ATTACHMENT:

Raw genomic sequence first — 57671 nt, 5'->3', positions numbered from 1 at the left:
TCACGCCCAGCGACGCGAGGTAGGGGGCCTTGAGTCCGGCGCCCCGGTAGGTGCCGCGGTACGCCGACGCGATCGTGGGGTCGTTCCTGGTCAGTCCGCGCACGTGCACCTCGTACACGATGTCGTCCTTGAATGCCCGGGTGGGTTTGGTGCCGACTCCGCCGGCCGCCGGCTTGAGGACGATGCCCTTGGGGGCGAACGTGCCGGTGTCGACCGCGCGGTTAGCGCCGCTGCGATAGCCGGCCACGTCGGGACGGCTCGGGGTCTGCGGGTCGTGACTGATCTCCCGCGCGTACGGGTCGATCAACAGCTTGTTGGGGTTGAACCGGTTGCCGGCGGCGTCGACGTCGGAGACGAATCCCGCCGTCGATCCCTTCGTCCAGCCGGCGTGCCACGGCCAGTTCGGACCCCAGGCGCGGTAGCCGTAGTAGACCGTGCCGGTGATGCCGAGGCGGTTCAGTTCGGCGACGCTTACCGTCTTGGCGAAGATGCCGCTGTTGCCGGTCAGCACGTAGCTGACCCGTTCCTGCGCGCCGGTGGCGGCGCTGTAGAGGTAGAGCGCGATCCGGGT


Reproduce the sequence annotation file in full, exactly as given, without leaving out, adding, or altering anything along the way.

Raw genomic sequence first — 57671 nt, 5'->3', positions numbered from 1 at the left:
TCACGCCCAGCGACGCGAGGTAGGGGGCCTTGAGTCCGGCGCCCCGGTAGGTGCCGCGGTACGCCGACGCGATCGTGGGGTCGTTCCTGGTCAGTCCGCGCACGTGCACCTCGTACACGATGTCGTCCTTGAATGCCCGGGTGGGTTTGGTGCCGACTCCGCCGGCCGCCGGCTTGAGGACGATGCCCTTGGGGGCGAACGTGCCGGTGTCGACCGCGCGGTTAGCGCCGCTGCGATAGCCGGCCACGTCGGGACGGCTCGGGGTCTGCGGGTCGTGACTGATCTCCCGCGCGTACGGGTCGATCAACAGCTTGTTGGGGTTGAACCGGTTGCCGGCGGCGTCGACGTCGGAGACGAATCCCGCCGTCGATCCCTTCGTCCAGCCGGCGTGCCACGGCCAGTTCGGACCCCAGGCGCGGTAGCCGTAGTAGACCGTGCCGGTGATGCCGAGGCGGTTCAGTTCGGCGACGCTTACCGTCTTGGCGAAGATGCCGCTGTTGCCGGTCAGCACGTAGCTGACCCGTTCCTGCGCGCCGGTGGCGGCGCTGTAGAGGTAGAGCGCGATCCGGGT